Headlines are tricky. In other contexts, such as online articles, headlines are designed to grab your attention. Rental listings are a different animal. Instead, use that precious real estate to communicate some critical information to your imagined guest. Say it’s the matriarch of a large family who’s looking to host their four adult children and their families for a week of sun and fun on the beach. What are some of her biggest concerns? Size, family-friendliness, and proximity to the water. What listing is she more likely to consider—”Charming Home with Ocean Views” or “Spacious Oceanside 5br/3.5ba w/Pool?”
Confusing or cutesy headlines probably won’t earn you a click. In fact, they’re more likely to put you on the slush pile. Use that space to convey as much useful information as possible. Size, general area, the luxury level, and exceptional selling points are good places to start. Avoid terms or neighborhoods only locals or frequent visitors will relate to like “Warehouse District” or “Park West.” Also, a specific home name, although the owner likes to see - does not mean anything to a prospective guest.
Photos should be organized with your guest profile in mind. This will help determine which photo is featured with your listing and the order in which they appear. Most OTAs give you at least some control over this.
Taking our large family as an example, would you lead with an exterior shot of the house or a shot of the pool with the beach and ocean behind it? Would you put a shot of the master bedroom ahead of the comfy-looking sectionals in the huge living room? Of course not. Who cares if the properties you consider direct competitors do it differently in their listings? They’re not being as strategic and thoughtful as you are.
The more quality photos you have of the property, the better. Obviously, you should include photos of exteriors, bedrooms, bathrooms, living areas, special features like pools or hot tubs, and even some shots of the local area. If there’s a killer view, show it off. You don’t necessarily need to conduct your shoot with the guest in mind, but it will definitely help determine the order in which your photos appear.
One by one, you’re eliminating reasons for the guest to eliminate you.
You’ve written a meaty and descriptive headline, completed a thorough and accurate list of amenities, and put your photos in an order befitting your target guest. That diligence has earned you a click, which in the online world is the ultimate compliment.
Unfortunately, this is where most listings go off the rails. We see it all the time.
Let’s take a step back. Your property is basically a product, and your listing is basically your product description. It has a lot of heavy lifting to do, right? Since you can’t be there in person to sell the property, the listing will have to do it for you.
Now consider the process of actually writing a good description. Usually, you have a word or character limit to stay within. Your copy must be substantive but easily understood. Its tone must fit your brand and appeal to the reader. It must be organized logically, starting with the most critical information and ending with the least. It should contain enough keywords to make sure it appears high in search results but not so many that it feels clunky. And although most people won’t care much about perfect grammar and style, every error reflects poorly on your brand and, to a certain extent, the property itself.
Is this your specialty? Do people compliment you on your ability to write tight, on-point, highly readable prose that takes into account SEO and how people’s eyes flow across a website?
If so, then go for it. Write your description and have it proofread. Have them look at it through the lens of your perfect guest, make your edits, and put it out there across all your channels. Repeat the process for every single property in your portfolio so the tone and presentation are consistent.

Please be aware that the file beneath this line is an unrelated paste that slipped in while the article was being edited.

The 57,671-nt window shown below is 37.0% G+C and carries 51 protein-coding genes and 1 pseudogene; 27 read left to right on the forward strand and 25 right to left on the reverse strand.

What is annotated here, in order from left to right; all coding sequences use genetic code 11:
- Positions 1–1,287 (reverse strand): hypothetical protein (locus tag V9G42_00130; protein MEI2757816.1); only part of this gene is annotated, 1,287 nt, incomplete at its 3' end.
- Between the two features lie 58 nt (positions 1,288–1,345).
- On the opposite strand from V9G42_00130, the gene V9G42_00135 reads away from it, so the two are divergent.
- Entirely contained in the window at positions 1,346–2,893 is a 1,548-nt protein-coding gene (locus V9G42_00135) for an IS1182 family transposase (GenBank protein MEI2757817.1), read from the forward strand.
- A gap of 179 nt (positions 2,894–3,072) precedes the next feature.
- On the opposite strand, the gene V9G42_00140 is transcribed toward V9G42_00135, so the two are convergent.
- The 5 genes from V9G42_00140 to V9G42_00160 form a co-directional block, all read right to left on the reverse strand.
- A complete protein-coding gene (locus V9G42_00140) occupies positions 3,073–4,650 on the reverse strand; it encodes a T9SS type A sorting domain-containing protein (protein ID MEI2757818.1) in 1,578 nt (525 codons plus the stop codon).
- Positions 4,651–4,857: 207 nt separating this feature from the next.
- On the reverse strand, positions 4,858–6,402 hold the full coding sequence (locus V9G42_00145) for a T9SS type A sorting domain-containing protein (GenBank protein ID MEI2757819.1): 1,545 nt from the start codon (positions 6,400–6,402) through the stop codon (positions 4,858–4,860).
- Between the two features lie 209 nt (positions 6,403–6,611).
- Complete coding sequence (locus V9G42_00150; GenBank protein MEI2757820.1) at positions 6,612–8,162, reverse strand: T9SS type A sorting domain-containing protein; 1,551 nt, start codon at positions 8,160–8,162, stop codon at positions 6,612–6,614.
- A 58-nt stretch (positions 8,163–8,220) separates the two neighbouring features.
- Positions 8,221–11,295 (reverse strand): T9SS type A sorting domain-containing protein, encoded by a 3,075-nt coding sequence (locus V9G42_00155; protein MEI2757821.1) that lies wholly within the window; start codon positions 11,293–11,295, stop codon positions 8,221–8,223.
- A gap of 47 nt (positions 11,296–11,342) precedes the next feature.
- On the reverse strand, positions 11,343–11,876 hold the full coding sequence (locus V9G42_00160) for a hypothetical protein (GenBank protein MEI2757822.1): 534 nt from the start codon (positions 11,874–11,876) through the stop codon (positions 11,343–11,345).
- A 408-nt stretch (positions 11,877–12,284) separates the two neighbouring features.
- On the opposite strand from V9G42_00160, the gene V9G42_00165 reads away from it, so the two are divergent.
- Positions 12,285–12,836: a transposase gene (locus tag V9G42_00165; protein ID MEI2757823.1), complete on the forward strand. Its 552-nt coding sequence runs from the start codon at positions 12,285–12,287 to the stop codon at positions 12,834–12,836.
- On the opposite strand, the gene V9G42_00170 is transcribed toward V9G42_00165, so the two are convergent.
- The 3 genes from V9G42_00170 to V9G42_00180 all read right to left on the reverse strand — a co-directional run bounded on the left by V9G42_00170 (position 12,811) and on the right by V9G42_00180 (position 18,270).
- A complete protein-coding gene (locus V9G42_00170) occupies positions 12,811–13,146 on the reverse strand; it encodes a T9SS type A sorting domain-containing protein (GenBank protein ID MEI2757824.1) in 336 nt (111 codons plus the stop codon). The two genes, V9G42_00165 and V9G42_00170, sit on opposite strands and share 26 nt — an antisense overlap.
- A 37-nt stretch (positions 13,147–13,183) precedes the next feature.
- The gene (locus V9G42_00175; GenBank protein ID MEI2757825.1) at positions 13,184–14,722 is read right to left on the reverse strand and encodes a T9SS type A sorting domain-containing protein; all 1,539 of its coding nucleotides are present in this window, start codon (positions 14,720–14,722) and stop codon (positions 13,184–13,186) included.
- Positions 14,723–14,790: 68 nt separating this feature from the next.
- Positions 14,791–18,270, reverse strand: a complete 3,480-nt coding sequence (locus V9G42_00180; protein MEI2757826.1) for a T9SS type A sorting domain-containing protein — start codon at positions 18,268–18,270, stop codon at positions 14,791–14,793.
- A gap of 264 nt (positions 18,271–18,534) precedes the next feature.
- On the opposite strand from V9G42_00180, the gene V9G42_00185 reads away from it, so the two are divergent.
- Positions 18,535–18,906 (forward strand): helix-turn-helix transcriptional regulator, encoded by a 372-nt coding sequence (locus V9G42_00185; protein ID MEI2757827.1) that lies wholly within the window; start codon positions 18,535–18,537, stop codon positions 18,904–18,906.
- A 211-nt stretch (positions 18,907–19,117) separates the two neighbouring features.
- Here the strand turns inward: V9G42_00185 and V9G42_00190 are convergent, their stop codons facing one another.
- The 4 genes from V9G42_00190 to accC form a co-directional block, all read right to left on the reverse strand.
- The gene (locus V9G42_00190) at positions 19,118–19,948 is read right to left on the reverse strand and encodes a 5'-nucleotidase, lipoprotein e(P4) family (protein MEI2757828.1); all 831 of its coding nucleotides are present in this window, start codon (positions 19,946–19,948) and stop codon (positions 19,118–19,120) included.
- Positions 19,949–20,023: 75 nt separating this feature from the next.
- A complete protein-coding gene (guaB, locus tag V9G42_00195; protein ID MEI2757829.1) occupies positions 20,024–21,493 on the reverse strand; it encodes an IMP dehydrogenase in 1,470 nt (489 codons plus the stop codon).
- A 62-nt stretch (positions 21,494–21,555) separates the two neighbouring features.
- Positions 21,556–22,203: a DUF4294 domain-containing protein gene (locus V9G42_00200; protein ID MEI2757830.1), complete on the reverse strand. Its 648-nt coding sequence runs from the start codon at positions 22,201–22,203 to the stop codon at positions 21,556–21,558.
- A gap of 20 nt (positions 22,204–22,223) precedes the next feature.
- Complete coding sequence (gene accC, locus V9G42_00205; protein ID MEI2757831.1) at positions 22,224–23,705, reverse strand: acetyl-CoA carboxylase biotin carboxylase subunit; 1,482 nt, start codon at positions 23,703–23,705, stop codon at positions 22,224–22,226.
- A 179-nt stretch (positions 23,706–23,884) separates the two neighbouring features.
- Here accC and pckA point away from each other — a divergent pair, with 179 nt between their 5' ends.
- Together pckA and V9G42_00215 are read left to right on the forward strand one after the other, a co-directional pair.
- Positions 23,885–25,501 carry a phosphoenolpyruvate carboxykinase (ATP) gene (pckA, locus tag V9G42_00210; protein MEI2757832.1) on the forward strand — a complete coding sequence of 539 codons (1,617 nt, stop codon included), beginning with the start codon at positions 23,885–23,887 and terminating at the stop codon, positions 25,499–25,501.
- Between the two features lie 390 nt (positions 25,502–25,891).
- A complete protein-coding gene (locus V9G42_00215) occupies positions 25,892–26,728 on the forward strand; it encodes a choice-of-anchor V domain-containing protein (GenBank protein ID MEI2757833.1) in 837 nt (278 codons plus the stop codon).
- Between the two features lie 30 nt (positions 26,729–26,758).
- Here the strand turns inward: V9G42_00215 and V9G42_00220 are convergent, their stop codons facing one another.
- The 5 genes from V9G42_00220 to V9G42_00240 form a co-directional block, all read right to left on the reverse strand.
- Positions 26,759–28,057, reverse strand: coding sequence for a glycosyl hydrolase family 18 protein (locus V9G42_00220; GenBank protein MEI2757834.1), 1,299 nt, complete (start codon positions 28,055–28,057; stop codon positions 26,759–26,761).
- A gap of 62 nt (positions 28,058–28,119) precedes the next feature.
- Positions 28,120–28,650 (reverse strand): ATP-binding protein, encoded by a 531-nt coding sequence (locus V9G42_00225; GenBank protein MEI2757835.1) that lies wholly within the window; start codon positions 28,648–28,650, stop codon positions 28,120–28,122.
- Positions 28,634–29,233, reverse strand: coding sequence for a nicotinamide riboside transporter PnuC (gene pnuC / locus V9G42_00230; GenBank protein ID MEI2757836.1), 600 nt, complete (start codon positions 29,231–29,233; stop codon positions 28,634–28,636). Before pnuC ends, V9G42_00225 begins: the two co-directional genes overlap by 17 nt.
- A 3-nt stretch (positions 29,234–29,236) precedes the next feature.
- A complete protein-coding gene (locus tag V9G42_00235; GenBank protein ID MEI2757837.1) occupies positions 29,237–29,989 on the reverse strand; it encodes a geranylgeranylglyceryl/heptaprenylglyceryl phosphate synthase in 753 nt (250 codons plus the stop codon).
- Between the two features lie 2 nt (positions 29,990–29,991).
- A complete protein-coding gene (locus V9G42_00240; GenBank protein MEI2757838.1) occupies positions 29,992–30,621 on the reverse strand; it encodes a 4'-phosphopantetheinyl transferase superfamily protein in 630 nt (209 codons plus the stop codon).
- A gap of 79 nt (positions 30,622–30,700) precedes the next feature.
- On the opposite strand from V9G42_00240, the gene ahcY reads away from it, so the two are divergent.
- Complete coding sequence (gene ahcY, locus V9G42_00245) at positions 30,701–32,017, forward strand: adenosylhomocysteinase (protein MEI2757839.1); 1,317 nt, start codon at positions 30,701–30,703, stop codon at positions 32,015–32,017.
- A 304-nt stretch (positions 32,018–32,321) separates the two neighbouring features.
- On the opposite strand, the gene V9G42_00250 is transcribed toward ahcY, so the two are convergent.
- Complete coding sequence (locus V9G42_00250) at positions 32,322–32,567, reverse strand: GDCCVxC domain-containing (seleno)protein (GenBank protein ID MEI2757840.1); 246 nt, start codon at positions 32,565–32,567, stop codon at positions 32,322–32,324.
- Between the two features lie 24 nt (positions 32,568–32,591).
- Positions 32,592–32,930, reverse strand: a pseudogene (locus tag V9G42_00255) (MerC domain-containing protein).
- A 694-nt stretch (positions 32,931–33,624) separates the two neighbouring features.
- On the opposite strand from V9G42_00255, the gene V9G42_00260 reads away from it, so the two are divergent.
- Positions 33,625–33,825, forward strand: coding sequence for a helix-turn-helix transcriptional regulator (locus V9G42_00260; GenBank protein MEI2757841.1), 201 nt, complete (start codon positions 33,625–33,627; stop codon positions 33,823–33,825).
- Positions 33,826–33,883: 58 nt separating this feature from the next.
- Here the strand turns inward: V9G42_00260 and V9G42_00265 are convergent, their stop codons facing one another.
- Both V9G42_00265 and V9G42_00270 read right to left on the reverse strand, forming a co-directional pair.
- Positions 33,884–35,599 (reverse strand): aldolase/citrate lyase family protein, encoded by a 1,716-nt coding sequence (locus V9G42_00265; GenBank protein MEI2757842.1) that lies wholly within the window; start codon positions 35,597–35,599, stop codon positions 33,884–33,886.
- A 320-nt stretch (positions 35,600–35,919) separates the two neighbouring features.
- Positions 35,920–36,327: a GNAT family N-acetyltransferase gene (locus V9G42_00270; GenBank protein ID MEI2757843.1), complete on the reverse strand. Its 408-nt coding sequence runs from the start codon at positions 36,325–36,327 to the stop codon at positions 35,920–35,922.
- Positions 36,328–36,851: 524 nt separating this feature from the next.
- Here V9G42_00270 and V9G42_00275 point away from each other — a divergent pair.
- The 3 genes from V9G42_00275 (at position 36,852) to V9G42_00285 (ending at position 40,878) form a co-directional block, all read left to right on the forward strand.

If this is not your specialty, then you shouldn’t be the one to write your description. If you were placing an $8K ad in a magazine, would you design it and write the copy yourself, or would you put it in the hands of an expert? Hopefully, you’d hire the expert.
Policies and House Rules
The main thing with policies and house rules is to make sure they aren’t scaring people away. Often, when we audit a new client’s listings, we’ll run across a well-done listing that doesn’t seem to convert. If a property or grouping checks all the other boxes but doesn’t convert that well, this is something to check.
Cancellation policy is a big one. Most OTAs either let you specify your policy or choose between a few options. We advocate for a fairly moderate cancellation policy. Although they protect you, there’s a point at which prospective guests will sense that you’re far more concerned about your own cash flow than their comfort and enjoyment. Once you hit that point, it casts a long shadow over your brand.
If it comes down to your property or another, a 30-day cancellation window might give you an edge over a 60-day window. As a rule of thumb, choose the smallest cancellation window you can live with, not the one you would most prefer. In the long run, it’s much cheaper to pull the rate lever to get a replacement booking than to be perceived as too restrictive.
You only have so much control over house rules, but you can certainly influence the owner’s direction. This is another area where deep knowledge of your guests comes in handy. For example, an owner might be staunchly against pets, but if you know that 70 percent of your guests are looking for pet-friendly rentals, it might persuade them to reconsider, perhaps with a larger security deposit or additional cleaning fee.
The modern vacation consumer is a fickle, stressed-out individual with the attention span of a nat. They have more choices than ever, which is why their interaction with your listings is geared more toward exclusion than inclusion. They begin their vacation search first with a vague idea of what they need, eventually identifying what they want. Your listing’s job isn’t to find, it’s to be found. Your listing may not always generate a booking, but it certainly can eliminate you from consideration.
Your listing says a great deal about you because it essentially is you. When onboarding a new property, as much as you and the homeowner both want that listing out there working for you, be deliberate about writing it. Explain why it’s so important to get it right. Not only will they understand, but they’ll appreciate the careful attention to detail and reinforce their decision to entrust their property to you.
Complete, accurate listings say a lot about you and your brand, to owners and renters alike. Give them the time and consideration they deserve, and they’ll work for you while you sleep.